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Audio Review: AKG D7

May 6, 2009 12:00 PM, By John McJunkin

A handheld mic that makes good on its reference-quality claim.

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AKG's second claim is that the mic exhibits exceptionally high gain before feedback because of its frequency-independent supercardioid pattern. That AKG managed a supercardioid pattern is not magical; this is not difficult. The impressive feat is to maintain a consistent frequency curve throughout the entirety of the pickup pattern, and AKG truly does accomplish this. Again, in subjective listening tests, I found that within the supercardioid pattern, the frequency curve was indeed remarkably consistent. To be sure, this supercardioid is quite tight by design, but I was impressed with the consistency around the various angles of approach. I was able to achieve some pretty substantial gain before feedback, even with the mic quite close to the monitor loudspeaker. The polar pattern is not so tight as to be performer-unfriendly, and it truly helps to reject feedback.

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I'll address AKG's claims of improved intelligibility from the mic's 80Hz high-pass filter and ultralow p-pops from an inner windscreen. Indeed, the 80Hz high-pass filter focuses the microphone's output in the range of frequencies important to transducing the human voice. If you have a contrabass, you might choose a different mic, but AKG intends this mic for the vast majority of speakers and singers, and they simply don't produce any important energy below 80Hz. As to the reduction of p-pops by the mic's internal foam windscreen, it's as good as can be expected in a supercardioid dynamic mic of this type, which will inherently exaggerate plosives. This is no small feat, and I'm impressed that this mic nearly eliminates major thumps and bumps without additional suppression of low frequencies via equalization.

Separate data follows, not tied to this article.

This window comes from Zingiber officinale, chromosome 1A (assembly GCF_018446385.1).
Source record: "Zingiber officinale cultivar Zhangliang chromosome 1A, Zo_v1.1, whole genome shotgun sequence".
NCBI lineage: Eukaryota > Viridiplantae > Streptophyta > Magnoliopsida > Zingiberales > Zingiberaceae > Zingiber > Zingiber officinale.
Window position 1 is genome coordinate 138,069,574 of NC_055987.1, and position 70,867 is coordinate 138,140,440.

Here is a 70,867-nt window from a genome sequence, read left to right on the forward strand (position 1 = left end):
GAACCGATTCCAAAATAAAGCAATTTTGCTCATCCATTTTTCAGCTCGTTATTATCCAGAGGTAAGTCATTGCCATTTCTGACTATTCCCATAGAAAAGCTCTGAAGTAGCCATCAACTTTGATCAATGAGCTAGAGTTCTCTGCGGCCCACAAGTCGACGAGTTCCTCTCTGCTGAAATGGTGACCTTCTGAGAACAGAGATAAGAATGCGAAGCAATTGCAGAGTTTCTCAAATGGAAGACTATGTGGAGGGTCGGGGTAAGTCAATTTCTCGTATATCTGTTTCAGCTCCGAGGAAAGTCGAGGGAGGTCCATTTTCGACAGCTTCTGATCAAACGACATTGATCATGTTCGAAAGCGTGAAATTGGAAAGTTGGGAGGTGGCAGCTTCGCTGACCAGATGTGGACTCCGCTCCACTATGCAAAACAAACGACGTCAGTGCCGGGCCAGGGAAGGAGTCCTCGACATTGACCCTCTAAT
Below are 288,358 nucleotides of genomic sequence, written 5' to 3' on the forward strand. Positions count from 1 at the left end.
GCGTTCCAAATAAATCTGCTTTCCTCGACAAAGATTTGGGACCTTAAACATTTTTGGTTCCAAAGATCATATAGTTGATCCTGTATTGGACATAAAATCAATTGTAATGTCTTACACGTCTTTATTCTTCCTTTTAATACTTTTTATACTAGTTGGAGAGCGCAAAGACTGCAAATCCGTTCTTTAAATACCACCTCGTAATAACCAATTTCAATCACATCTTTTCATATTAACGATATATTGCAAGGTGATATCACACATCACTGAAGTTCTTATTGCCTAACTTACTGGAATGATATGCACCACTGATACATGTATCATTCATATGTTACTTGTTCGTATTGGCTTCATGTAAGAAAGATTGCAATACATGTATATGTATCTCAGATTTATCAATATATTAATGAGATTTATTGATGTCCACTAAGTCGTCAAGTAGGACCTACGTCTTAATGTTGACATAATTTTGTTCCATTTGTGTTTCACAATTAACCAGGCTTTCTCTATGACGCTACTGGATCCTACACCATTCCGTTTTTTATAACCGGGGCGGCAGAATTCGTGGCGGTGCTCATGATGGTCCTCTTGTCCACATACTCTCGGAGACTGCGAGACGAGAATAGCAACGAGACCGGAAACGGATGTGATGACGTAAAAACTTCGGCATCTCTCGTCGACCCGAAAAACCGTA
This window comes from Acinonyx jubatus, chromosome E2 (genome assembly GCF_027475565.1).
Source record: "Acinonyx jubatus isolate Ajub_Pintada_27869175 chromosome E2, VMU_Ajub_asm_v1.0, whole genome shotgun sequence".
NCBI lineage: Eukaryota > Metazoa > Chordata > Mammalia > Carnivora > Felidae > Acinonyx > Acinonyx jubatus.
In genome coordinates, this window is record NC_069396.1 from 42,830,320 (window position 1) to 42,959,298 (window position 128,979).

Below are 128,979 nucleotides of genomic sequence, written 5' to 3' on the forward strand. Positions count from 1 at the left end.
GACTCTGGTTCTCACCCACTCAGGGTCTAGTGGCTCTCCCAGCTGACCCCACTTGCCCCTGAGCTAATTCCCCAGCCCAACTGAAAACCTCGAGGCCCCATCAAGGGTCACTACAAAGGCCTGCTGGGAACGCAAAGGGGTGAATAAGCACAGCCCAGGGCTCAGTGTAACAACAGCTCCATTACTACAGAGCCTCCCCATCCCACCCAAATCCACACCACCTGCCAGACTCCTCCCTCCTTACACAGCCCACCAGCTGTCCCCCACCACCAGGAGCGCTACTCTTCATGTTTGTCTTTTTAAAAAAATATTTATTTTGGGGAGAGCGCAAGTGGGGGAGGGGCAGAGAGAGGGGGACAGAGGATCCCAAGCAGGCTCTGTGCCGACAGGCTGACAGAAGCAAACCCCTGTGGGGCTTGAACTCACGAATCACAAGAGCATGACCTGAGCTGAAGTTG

As to minimized electrical interference due to the humbucking coil, I simply heard no hum or other RF noise whatsoever, and this mic is quiet in terms of self-noise as well. AKG's Laminate Varimotion diaphragm, to which I've had a bit of previous exposure, does indeed provide consistent performance. Finally, the pneumatic-mechanical interior shock mount that isolates the microphone element is effective and nearly eliminates handling and cable noise. A handheld microphone must reject handling noise, and AKG clearly considered this and acted accordingly.

The bottom line is I really like the clarity and resolution of this mic, and I'm also impressed with the warmth and fullness it exhibits. The AKG D7 is a top-shelf handheld microphone, and I can strongly recommend it for applications that require a superior mic.

John McJunkin is the principal of Avalon Podcasting in Chandler, Ariz. He has consulted in the development of studios and installations, and he provides high-quality podcast-production services.


  • Company: AKG
  • Product: D7
  • Pros: Consistent frequency response throughout polar pattern.
  • Cons: Metal surface a bit slippery for handling.
  • Applications: Spoken or singing vocals requiring a handheld mic.
  • Price: $239 (D7); $259 (D7 LTD)


  • Polar pattern: Supercardioid
  • Frequency range: 70Hz-20kHz
  • Sensitivity: 2.6mV/Pa (-52dBV)
  • Maximum SPL: 147dB/156dB (1%/3% THD)
  • Equivalent noise level: 18dBA (IEC 60268-4)
  • Signal-to-noise ratio: 76dB (A-weighted)
  • Impedance: ≤600Ω
  • Recommended load impedance: ≥2000Ω
  • High-pass filter: 80Hz, always active
  • Connector: 3-pin XLR
  • Dimensions: 7.3"x2" (LxD)
  • Weight: 12oz.
  • Special features: Integrated humbucking coil

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